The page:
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The Four Corners Monument: Intersection Of The States

By Elizabeth R. Elstien

Where is the only place in the United States where four states join together at one point? At The Four Corners Monument on land belonging to the Navajo Nation. Come aboard and find out which Southwest states meet here and why this special area draws thousands of visitors every year.

Meeting Of The States

There is only one place in the entire United States where four states intersect at one point. Colorado, Utah, Arizona and New Mexico all meet at the Four Corners Monument established by the federal government and maintained by both the Navajo Parks and Recreation Department and the U.S. government.

How To Find It

Traveling to the monument by car or truck, it may seem like you are on the wrong road to get there, as it is located in remote Navajo Nation lands. Enjoy the rock outcroppings and other natural geographic sites, as you travel through the real west. The closest town is the small community of Teec Nos Pos, Arizona. With about 700 residents, it is 6 miles southwest of the monument. Check out the over 100-year old Teec Nos Pos Trading Post in an area known for its rugs, silver, turquoise and other Navajo artworks. After visiting the monument, enjoy the other sites the Navajo Nation has to offer, such as the famous Shiprock Peak (New Mexico), seen in hundreds of photographs and movies.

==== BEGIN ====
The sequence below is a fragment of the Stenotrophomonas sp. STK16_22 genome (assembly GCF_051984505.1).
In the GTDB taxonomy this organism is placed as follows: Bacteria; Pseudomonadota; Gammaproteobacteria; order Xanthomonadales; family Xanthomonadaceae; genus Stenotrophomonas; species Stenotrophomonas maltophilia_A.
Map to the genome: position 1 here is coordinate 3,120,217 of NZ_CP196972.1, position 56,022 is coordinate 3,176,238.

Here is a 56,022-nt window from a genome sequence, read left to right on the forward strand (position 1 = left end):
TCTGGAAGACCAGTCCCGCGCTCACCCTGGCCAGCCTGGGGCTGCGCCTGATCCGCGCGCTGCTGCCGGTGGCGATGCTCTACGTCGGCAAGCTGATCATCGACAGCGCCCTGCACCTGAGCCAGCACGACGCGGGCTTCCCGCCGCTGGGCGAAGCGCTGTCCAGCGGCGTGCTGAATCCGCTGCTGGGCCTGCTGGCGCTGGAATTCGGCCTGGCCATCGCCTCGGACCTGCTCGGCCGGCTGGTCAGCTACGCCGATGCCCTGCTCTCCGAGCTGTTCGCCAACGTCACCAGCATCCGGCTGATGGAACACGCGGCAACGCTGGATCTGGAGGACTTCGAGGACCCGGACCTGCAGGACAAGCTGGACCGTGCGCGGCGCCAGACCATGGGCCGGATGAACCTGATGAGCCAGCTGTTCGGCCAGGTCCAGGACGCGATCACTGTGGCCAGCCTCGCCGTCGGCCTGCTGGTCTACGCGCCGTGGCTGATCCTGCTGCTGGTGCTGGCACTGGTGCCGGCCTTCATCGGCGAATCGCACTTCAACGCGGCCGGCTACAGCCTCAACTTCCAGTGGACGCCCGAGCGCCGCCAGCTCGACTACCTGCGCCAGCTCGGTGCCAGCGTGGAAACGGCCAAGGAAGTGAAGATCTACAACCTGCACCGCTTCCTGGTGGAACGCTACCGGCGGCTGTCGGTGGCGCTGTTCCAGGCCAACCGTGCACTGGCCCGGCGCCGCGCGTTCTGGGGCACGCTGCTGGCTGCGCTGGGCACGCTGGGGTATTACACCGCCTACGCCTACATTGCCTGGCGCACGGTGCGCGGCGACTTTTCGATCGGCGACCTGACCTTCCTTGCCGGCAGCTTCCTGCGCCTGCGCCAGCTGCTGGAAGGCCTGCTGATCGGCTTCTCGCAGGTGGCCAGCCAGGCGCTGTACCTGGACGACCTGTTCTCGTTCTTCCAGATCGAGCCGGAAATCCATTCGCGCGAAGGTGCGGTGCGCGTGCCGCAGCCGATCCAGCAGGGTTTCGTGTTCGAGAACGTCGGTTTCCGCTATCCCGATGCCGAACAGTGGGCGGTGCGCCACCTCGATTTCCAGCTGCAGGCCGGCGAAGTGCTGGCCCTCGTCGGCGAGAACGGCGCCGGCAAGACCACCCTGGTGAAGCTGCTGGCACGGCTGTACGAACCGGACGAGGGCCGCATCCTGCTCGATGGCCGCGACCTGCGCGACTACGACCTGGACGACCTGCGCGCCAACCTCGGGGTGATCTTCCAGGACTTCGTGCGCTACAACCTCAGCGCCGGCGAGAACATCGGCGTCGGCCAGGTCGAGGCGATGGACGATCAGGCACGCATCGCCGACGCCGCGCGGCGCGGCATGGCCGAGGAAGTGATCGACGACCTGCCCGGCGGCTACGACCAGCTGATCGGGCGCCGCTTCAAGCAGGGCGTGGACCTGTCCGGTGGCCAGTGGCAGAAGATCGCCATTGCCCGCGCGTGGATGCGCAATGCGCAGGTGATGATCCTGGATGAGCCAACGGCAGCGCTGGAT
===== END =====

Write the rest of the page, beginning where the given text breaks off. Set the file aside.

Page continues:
Once There

After you have braved the remote roads, once at the monument you will find the monument marker, a Visitor's Center with Navajo art demonstrations, local food vendors and sales of handmade jewelry and other craft items. The first marker was of sandstone, then cement in 1912, but in 1992 the U.S. government put in a fancy granite and brass marker to delineate the spot. Picnic tables and self-contained toilets are available.

Intersection Truths

Recently there has been some controversy over the actual meeting point of the four corners, but the monument holds true. Original surveys in the late 1800s did not take into account differences in meridians due to older survey technology. A 1925 a U.S. Supreme Court decision established the monument as the correct legal location, as do each of the four states.

What To Bring

With few amenities in this remote area, bring plenty of water, snacks, and toiletries such as hand wipes. Make sure the gas tank is full and your vehicle is maintained. Even in the winter, the high-altitude sun packs a punch in the afternoon. Summertime can be brutally hot and the vehicle gets warm, even with air conditioning. Drinks lots of water, take tons of photos and enjoy the high-country desert. Above all, bring an ability to understand and respect the Navajo culture and religion.

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